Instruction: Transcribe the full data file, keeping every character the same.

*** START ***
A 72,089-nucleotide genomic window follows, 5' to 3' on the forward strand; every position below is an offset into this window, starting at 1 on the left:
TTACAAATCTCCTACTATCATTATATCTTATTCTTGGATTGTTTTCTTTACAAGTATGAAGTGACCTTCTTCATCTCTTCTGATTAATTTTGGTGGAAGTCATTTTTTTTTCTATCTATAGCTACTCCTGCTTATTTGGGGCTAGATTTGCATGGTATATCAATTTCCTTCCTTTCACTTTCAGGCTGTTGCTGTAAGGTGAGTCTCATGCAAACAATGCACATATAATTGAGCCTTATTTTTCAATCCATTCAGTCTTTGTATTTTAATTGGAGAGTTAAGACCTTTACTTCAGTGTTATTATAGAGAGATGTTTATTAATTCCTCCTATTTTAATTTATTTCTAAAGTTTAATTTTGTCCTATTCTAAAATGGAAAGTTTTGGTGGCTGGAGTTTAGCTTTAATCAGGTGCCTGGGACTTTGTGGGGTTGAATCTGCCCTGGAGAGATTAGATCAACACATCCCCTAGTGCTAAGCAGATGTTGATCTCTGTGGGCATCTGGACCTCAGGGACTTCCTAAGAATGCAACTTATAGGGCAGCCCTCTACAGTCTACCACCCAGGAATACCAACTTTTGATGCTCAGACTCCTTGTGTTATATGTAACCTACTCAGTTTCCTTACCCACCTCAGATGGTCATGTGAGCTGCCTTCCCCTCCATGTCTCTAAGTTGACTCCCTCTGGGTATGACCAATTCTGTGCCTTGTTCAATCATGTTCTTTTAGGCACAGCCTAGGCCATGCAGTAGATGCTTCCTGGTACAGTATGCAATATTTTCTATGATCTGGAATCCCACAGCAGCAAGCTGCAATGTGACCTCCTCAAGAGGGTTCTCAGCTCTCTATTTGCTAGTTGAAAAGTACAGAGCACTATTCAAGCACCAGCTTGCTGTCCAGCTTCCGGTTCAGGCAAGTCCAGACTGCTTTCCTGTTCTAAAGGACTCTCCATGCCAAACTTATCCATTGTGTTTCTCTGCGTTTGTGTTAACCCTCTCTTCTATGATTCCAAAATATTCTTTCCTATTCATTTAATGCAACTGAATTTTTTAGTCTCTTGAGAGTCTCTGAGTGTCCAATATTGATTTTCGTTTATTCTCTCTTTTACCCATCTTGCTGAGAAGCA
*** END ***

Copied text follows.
A 72,089-nucleotide genomic window follows, 5' to 3' on the forward strand; every position below is an offset into this window, starting at 1 on the left:
TTACAAATCTCCTACTATCATTATATCTTATTCTTGGATTGTTTTCTTTACAAGTATGAAGTGACCTTCTTCATCTCTTCTGATTAATTTTGGTGGAAGTCATTTTTTTTTCTATCTATAGCTACTCCTGCTTATTTGGGGCTAGATTTGCATGGTATATCAATTTCCTTCCTTTCACTTTCAGGCTGTTGCTGTAAGGTGAGTCTCATGCAAACAATGCACATATAATTGAGCCTTATTTTTCAATCCATTCAGTCTTTGTATTTTAATTGGAGAGTTAAGACCTTTACTTCAGTGTTATTATAGAGAGATGTTTATTAATTCCTCCTATTTTAATTTATTTCTAAAGTTTAATTTTGTCCTATTCTAAAATGGAAAGTTTTGGTGGCTGGAGTTTAGCTTTAATCAGGTGCCTGGGACTTTGTGGGGTTGAATCTGCCCTGGAGAGATTAGATCAACACATCCCCTAGTGCTAAGCAGATGTTGATCTCTGTGGGCATCTGGACCTCAGGGACTTCCTAAGAATGCAACTTATAGGGCAGCCCTCTACAGTCTACCACCCAGGAATACCAACTTTTGATGCTCAGACTCCTTGTGTTATATGTAACCTACTCAGTTTCCTTACCCACCTCAGATGGTCATGTGAGCTGCCTTCCCCTCCATGTCTCTAAGTTGACTCCCTCTGGGTATGACCAATTCTGTGCCTTGTTCAATCATGTTCTTTTAGGCACAGCCTAGGCCATGCAGTAGATGCTTCCTGGTACAGTATGCAATATTTTCTATGATCTGGAATCCCACAGCAGCAAGCTGCAATGTGACCTCCTCAAGAGGGTTCTCAGCTCTCTATTTGCTAGTTGAAAAGTACAGAGCACTATTCAAGCACCAGCTTGCTGTCCAGCTTCCGGTTCAGGCAAGTCCAGACTGCTTTCCTGTTCTAAAGGACTCTCCATGCCAAACTTATCCATTGTGTTTCTCTGCGTTTGTGTTAACCCTCTCTTCTATGATTCCAAAATATTCTTTCCTATTCATTTAATGCAACTGAATTTTTTAGTCTCTTGAGAGTCTCTGAGTGTCCAATATTGATTTTCGTTTATTCTCTCTTTTACCCATCTTGCTGAGAAGCA